Yukon Yearnings: the desire to return to the Yukon River; to kayak that immense flowing river through the endless wilderness forests, past the rugged snow capped mountains and pausing in the peaceful and scenic bays and sloughs, has been a constant thought that has lived in my mind ever since my return from the last kayak trip down that river. Having been on the Yukon twice, having paddled 4,300 miles on those two trips, had made me feel that the river is mine, or better yet, that the river owns me. Maybe a better perspective would be to see the river and me as one.
Starting from Lake Atlin, British Columbia, the source of the Yukon River gave me a feeling of flowing with the waters from their beginning. I started where the river starts. That began to solidify my connection to those flowing waters. The river and I wold do the entire journey together. Atlin's waters are cold, maybe 40 degrees but they are clear as glass and one can see ten to fifteen feet down to the bottom as one approaches a beach on and island or the shoreline of the lake.
Passing through Graham Channel, Which connects Lake Atlin to Tagish Lake, the paddler gets to the cabins of Jim and Marion Brook, the first people to be et in the wilderness. They have no neighbors except the people they know i the village of Atlin or in Tagish. Both places can be reached only by boat, plane or pickup in the winter when the lakes are frozen with thick Ice, thick enough to support a pickup.
Tagish Lake stretches for about sixty miles and is just as clear as Lake Atlin. When I paused in one of its bays, the water was so clear that the rocks on the bottom looked like the were no more than a couple of feet below the surface. I was so impressed that I took several pictures of them from several angles At the end of Tagish Lake is the village. And because the lake narrows considerably as it flows into Marsh Lake, there is a bridge that crosses there.
Paddling on down that lake one reaches a place called a river. That stretches for about forty miles Once on the river, there is a current and that makes a very relaxing part of the journey because the current does the work. That allows the paddler to relax and drink in the scenery on both shores of the river.
Lake Laberge is the next and last lake to paddle. That lake can be quite unpredictable because of the mountains that line both shores of the lake. Strong winds can come down from either side and sometimes even from both shores. But at other times the surface of the lake can be as smooth as glass. The paddling the is incredible--- no wind, no waves, no clouds. The water then is as blue as the sky and sometimes the sky blends with the water when one looks down the thirty five miles of the lake.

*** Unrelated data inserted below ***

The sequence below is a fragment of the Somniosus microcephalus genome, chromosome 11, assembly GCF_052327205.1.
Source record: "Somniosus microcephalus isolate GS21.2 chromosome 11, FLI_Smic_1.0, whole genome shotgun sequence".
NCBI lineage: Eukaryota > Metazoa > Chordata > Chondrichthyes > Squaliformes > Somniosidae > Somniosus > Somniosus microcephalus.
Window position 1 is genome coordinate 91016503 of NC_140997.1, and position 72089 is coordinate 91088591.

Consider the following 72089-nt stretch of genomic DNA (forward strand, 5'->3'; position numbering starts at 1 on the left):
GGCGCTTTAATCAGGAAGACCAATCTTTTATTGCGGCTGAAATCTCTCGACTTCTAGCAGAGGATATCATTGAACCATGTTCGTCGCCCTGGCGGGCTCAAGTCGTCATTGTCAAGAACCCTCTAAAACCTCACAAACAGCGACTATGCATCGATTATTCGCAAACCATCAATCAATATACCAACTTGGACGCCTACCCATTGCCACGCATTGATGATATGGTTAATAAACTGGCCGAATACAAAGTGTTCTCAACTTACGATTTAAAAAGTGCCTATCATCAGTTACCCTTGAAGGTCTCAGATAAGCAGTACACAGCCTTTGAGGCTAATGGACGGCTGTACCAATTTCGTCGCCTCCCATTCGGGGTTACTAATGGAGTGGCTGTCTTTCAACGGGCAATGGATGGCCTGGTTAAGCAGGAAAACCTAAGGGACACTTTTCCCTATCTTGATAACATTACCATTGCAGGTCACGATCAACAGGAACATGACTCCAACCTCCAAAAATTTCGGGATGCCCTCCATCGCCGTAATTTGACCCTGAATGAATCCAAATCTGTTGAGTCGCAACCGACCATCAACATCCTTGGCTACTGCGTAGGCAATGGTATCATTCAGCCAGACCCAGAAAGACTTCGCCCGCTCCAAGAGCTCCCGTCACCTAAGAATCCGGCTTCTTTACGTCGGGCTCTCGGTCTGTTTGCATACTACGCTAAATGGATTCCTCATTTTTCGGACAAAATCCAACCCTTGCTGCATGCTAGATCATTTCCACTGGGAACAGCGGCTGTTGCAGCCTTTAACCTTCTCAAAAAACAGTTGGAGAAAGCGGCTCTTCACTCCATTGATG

Leaving Lake Laberge one eventually reaches the city of Whitehorse, and that is a real city, not just a town or a village. It has restaurants, stores, hotels and motels and grocery stores. Whitehorse also has tourist places to visit and all kinds of activities such as canoeing, kayaking, hiking and even gold panning. There is also a large hydroelectric dam there with a portage for river travelers along one side. Whitehorse is also the place where most people who do long distance canoeing or kayaking begin their trip.
The town the of Carmacks is farther down the river. It's on the highway and that means one can stop there for grocery shopping to pick up supplies. There are two grocery stores, a motel and restaurant. Not too far beyond that town downstream is Five Finger Rapids, about the only rapids on the whole length of the Yukon River. The rapids are not very hard to get through and takes less than one minute to get through.
Dawson City is the next and last major city on the Yukon. It is primarily a tourist town with a couple of grocery stores, restaurants, stores, hotels, lodges and a campground for campers, whether they arrive by car, motorhome, canoe or kayak. It is across the river but there is a ferry that crosses the river constantly. The ride is for free. If one is in the campground, the person can take the ferry to visit Dawson City. There one can see the home of Robert Service, the poet, and Jack London, the author. Leaving Dawson City, in a day or so, one also leaves Canada and enters the Alaskan wilderness.
There are no more large cities,no town, just small villages. But they have a grocery store, a post office and a laundromat.
Eagle is the first village that one comes to in the U.S.A. There one has to stop and show the Border Patrol person ones passport. From Eagle one can really focus on the views that Mother Nature provides for the river travelers. There are still vast forests and mountains which are not far from the river.
The next significant village is Circle City because soon after leaving that village one enters the Yukon Flats. That is a 180 mile section of the river that can be anywhere from ten to twenty miles wide. It is filled with islands and sloughs. Because of that the paddler has to really focus on the main current of the river to keep from getting lost among the islands or ending up in a dead end slough.
Soon one reaches a significant point, that is crossing the Arctic Circle. From the village of Fort Yukon, above the Arctic Circle, one eventually reaches the Bering Sea, having passed Russian Mission and Emmonak which is ten miles from the Bering Sea. The scenery has changed very dramatically---no more mountains. But the people are still just wonderful. Still my brothers and sisters.